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Platinum Metals Rev., 1983, 27, (3), 109

Carbide Phase Identified in Platinum

  • C. W. C.

While platinum is known to have considerable solubility for carbon in the molten state, metallographic and X-ray diffraction studies reported previously by G. L. Selman, P. J. Ellison and A. S. Darling have shown that in the solid state carbon solubility is very small, the excess carbon precipitating as graphite in flake form (Platinum Metals Rev., 1970, 14, (1), 14–20). No evidence for the formation of carbide phases was found in this work, nor has it ever been reported in the literature and it is assumed that platinum does not form carbides.

However, recent transmission electron microscopy studies reported from the University of California by M. J. Whitcomb, U. Dahmen and K. H. Westmacott on platinum containing small amounts of carbon retained in supersaturation by quenching has provided direct evidence for the formation of a carbide phase on subsequent ageing (Acta Met., 1983, 31, (5), 743–747). In their studies on material aged in the temperature range 400 to 530°C, very small plate-shaped precipitates were observed to form on {001} crystallographic planes of the platinum matrix. Electron diffraction measurements reveal the precipitates to have a body-centred-tetragonal structure with a c/a ratio of 3/2 and with a composition equating to Pt2C.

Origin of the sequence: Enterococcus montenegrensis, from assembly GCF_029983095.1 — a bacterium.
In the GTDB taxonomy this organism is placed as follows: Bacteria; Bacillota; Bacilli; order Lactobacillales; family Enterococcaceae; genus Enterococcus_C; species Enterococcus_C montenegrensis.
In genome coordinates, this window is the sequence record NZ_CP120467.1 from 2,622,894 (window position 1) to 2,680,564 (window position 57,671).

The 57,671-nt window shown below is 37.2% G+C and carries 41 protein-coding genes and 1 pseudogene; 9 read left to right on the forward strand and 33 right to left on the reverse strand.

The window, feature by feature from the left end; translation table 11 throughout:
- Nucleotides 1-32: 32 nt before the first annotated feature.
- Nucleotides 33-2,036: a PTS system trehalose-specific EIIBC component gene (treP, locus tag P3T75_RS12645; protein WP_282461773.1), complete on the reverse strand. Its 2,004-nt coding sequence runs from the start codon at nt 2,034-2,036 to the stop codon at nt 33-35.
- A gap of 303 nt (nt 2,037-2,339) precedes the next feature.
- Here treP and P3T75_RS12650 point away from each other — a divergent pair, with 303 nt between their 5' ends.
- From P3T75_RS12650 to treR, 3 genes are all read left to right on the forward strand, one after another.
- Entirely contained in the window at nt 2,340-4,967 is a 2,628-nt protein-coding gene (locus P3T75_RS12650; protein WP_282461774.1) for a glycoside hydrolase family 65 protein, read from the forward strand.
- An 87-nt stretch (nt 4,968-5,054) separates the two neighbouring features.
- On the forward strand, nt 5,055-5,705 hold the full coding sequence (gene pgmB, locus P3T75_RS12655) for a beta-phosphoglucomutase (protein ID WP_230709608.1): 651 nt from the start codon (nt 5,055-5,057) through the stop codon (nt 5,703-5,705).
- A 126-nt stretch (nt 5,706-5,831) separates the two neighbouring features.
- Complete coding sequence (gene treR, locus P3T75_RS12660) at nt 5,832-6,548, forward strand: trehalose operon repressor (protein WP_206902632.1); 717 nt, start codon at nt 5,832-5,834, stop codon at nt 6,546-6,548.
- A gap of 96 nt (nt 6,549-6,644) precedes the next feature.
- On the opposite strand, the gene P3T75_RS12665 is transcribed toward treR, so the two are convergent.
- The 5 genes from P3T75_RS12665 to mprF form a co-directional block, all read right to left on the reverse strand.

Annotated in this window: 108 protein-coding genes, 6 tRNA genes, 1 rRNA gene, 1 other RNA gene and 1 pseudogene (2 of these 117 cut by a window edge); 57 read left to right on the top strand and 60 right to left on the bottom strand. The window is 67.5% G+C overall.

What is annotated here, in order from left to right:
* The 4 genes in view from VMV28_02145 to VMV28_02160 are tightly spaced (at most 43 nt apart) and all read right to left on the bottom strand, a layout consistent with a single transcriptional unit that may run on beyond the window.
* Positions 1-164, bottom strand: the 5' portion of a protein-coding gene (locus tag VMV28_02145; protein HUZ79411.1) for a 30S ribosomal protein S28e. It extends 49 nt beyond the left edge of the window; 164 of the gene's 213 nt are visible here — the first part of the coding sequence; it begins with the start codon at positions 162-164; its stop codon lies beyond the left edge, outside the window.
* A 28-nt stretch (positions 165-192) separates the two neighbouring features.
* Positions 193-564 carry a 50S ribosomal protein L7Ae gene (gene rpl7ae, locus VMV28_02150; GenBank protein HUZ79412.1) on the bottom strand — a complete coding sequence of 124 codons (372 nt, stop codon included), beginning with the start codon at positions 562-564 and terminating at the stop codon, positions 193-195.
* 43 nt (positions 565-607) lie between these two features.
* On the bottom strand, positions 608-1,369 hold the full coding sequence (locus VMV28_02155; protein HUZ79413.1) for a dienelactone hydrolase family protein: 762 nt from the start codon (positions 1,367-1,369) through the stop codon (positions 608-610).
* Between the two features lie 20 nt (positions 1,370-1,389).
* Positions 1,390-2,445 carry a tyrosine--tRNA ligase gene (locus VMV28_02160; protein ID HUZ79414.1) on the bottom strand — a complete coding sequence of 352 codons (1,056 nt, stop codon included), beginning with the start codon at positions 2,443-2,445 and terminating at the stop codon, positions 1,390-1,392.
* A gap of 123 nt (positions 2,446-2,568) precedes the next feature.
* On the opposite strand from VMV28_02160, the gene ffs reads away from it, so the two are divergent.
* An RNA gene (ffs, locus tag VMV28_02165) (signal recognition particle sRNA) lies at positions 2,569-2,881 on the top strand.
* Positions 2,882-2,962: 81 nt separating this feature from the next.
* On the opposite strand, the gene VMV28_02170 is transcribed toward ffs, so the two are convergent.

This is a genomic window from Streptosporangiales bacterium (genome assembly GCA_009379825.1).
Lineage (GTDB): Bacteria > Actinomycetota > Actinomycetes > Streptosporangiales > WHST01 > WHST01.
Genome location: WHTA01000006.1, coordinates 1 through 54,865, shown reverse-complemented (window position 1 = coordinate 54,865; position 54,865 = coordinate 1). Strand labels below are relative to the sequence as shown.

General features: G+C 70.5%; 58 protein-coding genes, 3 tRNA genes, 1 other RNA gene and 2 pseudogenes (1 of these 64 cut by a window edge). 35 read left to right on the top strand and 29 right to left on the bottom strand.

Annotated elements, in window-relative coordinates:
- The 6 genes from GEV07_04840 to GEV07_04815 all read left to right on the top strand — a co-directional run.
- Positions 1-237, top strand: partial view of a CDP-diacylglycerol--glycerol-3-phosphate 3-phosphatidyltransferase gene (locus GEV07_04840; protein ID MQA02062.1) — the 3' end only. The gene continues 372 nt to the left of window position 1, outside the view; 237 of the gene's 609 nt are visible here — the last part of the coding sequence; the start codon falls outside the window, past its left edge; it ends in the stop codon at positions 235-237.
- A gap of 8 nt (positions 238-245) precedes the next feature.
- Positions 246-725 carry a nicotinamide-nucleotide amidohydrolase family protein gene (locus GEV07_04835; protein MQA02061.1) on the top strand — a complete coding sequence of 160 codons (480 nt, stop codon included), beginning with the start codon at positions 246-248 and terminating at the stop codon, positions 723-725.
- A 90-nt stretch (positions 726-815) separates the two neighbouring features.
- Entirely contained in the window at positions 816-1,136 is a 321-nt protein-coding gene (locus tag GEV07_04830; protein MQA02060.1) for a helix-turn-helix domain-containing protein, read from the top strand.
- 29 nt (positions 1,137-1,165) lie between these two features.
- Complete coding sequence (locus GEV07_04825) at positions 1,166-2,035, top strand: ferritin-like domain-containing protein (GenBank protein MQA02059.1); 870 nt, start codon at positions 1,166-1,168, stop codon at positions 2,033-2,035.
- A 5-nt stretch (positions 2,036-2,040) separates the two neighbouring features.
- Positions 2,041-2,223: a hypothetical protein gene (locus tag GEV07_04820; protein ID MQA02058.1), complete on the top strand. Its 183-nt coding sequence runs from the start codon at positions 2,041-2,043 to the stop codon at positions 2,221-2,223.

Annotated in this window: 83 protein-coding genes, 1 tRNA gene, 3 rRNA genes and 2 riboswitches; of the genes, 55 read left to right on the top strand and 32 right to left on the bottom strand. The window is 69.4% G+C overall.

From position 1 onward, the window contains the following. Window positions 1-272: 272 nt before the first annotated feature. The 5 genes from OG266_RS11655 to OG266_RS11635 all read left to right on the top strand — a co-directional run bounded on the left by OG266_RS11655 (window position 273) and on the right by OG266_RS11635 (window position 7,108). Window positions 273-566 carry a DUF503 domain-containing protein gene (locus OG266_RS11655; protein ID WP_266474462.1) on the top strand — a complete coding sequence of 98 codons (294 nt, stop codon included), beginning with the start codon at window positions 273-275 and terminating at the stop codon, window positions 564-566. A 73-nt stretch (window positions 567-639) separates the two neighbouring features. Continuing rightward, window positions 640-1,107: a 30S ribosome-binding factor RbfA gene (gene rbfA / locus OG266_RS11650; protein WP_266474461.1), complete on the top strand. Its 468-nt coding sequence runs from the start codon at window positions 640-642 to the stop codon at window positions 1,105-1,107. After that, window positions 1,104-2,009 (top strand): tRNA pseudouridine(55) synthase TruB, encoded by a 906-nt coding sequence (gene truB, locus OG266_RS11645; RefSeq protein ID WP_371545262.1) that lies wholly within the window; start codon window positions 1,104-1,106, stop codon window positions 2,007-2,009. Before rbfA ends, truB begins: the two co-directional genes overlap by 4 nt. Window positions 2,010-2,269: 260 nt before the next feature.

The discovery of the formation of a platinum carbide phase is, perhaps, surprising although an orthorhombic carbide has been reported in nickel, which is in the same group in the periodic table as platinum and which had also been thought to form only graphite structures with carbon. The stability of the platinum carbide phase is attributed to the formation of stable octets of valency electrons. The 50 per cent volume difference between Pt2C and the platinum matrix suggests that Pt2C will be more difficult to nucleate than similar metastable eta carbides in ferrous alloys, which also precipitate as platelets on {001} matrix planes and which are transition phases in a sequence ending in graphite formation. The authors believe that Pt2C is also an intermediate phase that provides a more energetically-favourable path to graphite formation.

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